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Swedish Marriage Legislation Presented

Timothy Kincaid

January 21st, 2009

In November we reported that Sweden is on track to have legal same-sex marriages by May of this year. Now legislation has been entered to make the change.

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Stefano A
January 21st, 2009 | LINK

According to the proposal, pastors who do not want to perform a same-sex wedding ceremony would have the right to refuse, something gay rights’ activists criticised.

The Swedish Association for Sexuality Education said that gave “authorities a legal right to discriminate”, and suggested that all religious communities’ right to perform marriage ceremonies be withdrawn.

I have to confess, I’m a bit bewildered by this SASE position and wish a bit more clarification had been provided.

Are they suggesting the state prohibit churches performing one of their sacraments or that the state simply not recognize as a valid marriage church performed ceremonies and thus all ceremonies would be performed by some kind of state entity?

Stefano A
January 21st, 2009 | LINK

Also, I would find it rather suspicious that all Swedish gay activists share the SASE position. I tend to think the AFG reporter fell victim to a common media tendency, to refer to one particular organization as thee authoritative activist voice, rather than stating, for example, one prominent gay activist organization stated . . . .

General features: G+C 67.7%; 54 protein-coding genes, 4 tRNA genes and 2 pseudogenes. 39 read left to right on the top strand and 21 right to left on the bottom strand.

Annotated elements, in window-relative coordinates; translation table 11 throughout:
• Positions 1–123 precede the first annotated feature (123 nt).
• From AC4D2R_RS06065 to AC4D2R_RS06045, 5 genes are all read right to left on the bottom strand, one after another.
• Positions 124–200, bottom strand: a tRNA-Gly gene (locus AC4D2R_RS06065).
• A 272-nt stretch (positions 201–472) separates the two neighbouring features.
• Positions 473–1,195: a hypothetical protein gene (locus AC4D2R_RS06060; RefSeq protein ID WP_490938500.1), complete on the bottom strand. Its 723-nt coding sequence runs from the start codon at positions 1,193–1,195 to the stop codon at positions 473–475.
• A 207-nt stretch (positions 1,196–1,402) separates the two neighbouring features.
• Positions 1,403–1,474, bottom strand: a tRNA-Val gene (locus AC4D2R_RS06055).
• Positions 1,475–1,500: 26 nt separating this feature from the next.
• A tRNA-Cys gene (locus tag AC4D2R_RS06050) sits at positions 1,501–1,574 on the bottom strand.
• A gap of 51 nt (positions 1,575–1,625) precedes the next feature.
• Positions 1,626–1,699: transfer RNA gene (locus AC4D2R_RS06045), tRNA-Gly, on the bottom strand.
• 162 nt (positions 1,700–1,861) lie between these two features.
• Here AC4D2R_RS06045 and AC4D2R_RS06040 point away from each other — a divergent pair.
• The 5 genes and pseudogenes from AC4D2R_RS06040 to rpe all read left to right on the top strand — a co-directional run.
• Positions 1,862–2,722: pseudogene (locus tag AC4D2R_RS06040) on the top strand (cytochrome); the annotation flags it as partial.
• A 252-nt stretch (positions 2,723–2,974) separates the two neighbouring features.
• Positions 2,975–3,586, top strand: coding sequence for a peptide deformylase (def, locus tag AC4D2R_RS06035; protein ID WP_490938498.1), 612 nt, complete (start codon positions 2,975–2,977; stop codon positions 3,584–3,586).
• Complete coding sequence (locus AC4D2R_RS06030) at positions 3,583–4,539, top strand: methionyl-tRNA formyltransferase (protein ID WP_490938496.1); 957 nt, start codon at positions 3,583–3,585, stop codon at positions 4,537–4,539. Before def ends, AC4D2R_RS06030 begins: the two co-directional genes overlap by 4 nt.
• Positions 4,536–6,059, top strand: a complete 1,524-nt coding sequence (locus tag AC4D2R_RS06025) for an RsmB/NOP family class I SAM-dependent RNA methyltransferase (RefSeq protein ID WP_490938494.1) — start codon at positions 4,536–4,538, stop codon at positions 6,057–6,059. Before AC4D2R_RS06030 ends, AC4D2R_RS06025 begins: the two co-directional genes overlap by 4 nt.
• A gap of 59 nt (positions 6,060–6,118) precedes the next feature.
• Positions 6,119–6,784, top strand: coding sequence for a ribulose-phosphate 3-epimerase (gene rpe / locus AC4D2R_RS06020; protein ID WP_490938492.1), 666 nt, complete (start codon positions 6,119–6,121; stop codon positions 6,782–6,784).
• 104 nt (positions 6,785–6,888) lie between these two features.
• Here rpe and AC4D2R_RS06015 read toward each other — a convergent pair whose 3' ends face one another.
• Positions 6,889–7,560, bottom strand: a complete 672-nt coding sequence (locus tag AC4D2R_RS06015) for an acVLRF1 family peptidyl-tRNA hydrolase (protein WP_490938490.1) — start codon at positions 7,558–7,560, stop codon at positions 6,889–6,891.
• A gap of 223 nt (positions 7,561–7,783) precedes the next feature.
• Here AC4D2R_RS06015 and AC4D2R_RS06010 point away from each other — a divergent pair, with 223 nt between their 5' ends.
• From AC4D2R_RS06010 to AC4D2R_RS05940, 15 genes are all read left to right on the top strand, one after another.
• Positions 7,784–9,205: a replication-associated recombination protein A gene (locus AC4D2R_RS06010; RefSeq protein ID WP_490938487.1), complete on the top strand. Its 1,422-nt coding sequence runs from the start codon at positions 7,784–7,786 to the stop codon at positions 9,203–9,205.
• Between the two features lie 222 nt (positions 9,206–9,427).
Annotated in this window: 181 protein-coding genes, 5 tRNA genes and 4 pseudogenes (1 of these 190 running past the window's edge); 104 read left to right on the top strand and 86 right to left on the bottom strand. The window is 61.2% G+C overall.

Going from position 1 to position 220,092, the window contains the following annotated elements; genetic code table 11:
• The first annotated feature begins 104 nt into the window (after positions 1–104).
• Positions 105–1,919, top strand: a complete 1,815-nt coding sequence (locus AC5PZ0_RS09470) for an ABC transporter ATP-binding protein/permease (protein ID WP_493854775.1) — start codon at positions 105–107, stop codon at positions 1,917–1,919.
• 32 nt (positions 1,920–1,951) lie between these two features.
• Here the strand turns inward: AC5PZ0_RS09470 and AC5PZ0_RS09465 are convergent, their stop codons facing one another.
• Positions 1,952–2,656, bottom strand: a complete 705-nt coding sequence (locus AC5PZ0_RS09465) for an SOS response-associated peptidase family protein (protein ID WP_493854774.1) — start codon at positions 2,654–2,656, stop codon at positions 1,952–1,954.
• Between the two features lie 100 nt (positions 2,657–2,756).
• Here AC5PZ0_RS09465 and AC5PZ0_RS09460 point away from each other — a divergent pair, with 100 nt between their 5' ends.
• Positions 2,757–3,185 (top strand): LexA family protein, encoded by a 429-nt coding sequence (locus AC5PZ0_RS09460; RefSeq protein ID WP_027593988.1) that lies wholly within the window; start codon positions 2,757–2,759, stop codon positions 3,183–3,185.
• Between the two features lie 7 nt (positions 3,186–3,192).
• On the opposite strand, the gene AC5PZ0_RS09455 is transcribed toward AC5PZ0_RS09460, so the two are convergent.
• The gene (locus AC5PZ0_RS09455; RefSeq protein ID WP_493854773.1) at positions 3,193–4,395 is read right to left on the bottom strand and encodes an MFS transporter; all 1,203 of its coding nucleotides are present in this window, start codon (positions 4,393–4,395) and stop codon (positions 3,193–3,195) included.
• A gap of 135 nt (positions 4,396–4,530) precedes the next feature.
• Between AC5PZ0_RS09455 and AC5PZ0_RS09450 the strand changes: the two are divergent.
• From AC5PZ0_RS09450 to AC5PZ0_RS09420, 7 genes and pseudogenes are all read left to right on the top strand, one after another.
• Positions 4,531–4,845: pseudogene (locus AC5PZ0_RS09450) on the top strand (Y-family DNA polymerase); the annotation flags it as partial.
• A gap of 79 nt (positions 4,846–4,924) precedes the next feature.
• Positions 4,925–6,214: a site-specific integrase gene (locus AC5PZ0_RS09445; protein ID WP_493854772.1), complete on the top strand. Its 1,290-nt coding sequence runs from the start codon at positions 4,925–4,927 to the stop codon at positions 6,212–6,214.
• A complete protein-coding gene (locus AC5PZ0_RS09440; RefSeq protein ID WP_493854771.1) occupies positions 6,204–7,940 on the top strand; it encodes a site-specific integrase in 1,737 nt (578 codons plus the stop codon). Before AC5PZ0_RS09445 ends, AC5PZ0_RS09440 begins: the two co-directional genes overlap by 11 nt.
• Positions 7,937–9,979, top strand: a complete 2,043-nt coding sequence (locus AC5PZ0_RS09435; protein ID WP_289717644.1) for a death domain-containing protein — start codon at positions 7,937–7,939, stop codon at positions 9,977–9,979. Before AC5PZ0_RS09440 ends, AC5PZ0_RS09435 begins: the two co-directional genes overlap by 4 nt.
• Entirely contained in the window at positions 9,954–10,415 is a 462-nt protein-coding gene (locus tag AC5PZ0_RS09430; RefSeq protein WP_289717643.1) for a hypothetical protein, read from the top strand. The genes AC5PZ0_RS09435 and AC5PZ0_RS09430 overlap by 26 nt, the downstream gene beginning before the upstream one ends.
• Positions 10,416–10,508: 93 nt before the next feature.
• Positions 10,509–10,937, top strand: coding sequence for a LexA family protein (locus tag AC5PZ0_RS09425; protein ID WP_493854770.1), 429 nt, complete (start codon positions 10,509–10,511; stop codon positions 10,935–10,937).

Stefano A
January 21st, 2009 | LINK

Oops.
… “the AFG”. I meant AFP (Agence France-Pressé).

Timothy (TRiG)
January 22nd, 2009 | LINK

that the state simply not recognize as a valid marriage church performed ceremonies and thus all ceremonies would be performed by some kind of state entity

I don’t know about Sweeden, but this is the case in France and many other European countries, and has been for a long time. A good idea, in my opinion. It helps people to separate in their heads the legal and the religious/cultural/emotional aspects of the event, if the two occur at different ceremonies (often on the same day).

Usually, I think, couples are married by the mayor in the town hall, and then move down the street to be married by the priest in the church.

I like it.

TRiG,
Ireland.

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